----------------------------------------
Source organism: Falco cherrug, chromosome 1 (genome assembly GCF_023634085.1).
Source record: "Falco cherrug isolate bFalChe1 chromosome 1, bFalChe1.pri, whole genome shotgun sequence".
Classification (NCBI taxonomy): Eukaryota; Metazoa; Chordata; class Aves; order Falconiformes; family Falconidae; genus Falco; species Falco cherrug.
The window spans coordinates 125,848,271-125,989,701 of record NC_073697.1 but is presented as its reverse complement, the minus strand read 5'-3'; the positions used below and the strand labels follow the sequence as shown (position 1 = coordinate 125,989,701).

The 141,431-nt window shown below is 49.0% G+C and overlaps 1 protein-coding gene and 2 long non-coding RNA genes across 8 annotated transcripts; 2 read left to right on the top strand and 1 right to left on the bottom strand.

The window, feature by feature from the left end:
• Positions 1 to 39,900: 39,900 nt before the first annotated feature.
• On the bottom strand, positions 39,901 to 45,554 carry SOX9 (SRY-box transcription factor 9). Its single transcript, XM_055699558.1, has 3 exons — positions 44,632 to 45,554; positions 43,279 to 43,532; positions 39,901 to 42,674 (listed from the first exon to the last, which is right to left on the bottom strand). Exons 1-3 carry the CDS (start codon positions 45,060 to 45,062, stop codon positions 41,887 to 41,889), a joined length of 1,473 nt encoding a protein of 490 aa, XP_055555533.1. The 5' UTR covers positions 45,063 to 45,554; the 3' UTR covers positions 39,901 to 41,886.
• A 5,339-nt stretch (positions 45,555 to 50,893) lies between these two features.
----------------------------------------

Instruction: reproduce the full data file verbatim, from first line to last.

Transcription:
Source organism: Falco cherrug, chromosome 1 (genome assembly GCF_023634085.1).
Source record: "Falco cherrug isolate bFalChe1 chromosome 1, bFalChe1.pri, whole genome shotgun sequence".
Classification (NCBI taxonomy): Eukaryota; Metazoa; Chordata; class Aves; order Falconiformes; family Falconidae; genus Falco; species Falco cherrug.
The window spans coordinates 125,848,271-125,989,701 of record NC_073697.1 but is presented as its reverse complement, the minus strand read 5'-3'; the positions used below and the strand labels follow the sequence as shown (position 1 = coordinate 125,989,701).

The 141,431-nt window shown below is 49.0% G+C and overlaps 1 protein-coding gene and 2 long non-coding RNA genes across 8 annotated transcripts; 2 read left to right on the top strand and 1 right to left on the bottom strand.

The window, feature by feature from the left end:
• Positions 1 to 39,900: 39,900 nt before the first annotated feature.
• On the bottom strand, positions 39,901 to 45,554 carry SOX9 (SRY-box transcription factor 9). Its single transcript, XM_055699558.1, has 3 exons — positions 44,632 to 45,554; positions 43,279 to 43,532; positions 39,901 to 42,674 (listed from the first exon to the last, which is right to left on the bottom strand). Exons 1-3 carry the CDS (start codon positions 45,060 to 45,062, stop codon positions 41,887 to 41,889), a joined length of 1,473 nt encoding a protein of 490 aa, XP_055555533.1. The 5' UTR covers positions 45,063 to 45,554; the 3' UTR covers positions 39,901 to 41,886.
• A 5,339-nt stretch (positions 45,555 to 50,893) lies between these two features.